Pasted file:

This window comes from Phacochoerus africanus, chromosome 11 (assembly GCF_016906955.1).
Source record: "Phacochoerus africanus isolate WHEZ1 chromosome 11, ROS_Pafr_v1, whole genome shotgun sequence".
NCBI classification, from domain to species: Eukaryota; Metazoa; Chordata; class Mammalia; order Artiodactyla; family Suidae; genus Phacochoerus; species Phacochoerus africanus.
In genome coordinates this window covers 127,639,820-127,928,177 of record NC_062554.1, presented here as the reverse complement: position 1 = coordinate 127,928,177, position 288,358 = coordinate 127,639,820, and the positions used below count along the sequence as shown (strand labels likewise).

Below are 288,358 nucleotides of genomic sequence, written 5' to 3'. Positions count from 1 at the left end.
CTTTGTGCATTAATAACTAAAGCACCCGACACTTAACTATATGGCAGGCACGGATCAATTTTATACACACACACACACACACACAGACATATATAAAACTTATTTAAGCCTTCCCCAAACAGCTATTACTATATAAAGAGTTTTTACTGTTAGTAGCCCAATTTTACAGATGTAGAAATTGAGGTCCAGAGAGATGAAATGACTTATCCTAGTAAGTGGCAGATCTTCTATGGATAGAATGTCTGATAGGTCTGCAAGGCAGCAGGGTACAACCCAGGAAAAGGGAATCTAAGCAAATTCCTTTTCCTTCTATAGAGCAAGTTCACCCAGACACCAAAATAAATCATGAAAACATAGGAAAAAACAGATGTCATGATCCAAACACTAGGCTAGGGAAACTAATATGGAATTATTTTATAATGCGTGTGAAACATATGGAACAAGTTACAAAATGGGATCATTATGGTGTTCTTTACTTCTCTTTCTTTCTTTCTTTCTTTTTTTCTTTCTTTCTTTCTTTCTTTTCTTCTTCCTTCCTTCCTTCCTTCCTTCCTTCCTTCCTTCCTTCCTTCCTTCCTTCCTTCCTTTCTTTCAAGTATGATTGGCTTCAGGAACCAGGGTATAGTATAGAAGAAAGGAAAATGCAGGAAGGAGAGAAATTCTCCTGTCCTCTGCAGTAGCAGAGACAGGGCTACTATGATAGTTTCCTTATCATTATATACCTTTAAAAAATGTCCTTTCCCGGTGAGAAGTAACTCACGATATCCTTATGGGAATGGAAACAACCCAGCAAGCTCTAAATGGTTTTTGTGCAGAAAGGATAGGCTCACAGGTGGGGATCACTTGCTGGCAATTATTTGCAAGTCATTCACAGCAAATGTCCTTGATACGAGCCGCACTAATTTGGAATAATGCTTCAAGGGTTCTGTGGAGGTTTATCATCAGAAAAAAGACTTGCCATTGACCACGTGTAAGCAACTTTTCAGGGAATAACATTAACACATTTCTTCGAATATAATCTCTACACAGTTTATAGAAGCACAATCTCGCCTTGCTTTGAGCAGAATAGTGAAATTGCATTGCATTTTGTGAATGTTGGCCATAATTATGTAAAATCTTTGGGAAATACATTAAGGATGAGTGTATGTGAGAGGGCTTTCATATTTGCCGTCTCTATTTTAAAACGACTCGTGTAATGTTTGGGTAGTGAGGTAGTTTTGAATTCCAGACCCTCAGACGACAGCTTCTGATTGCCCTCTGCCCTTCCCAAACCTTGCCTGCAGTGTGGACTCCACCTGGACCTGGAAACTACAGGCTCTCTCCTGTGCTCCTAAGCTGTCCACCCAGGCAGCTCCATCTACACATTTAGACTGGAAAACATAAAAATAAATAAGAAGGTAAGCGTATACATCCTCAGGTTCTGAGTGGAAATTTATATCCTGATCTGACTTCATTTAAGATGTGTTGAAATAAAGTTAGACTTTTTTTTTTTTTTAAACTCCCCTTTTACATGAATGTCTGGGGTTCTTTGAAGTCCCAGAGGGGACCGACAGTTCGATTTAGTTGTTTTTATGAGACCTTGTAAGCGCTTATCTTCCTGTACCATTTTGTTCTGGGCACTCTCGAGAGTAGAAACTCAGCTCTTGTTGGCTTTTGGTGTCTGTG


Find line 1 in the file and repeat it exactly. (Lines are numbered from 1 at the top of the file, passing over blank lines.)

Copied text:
This window comes from Phacochoerus africanus, chromosome 11 (assembly GCF_016906955.1).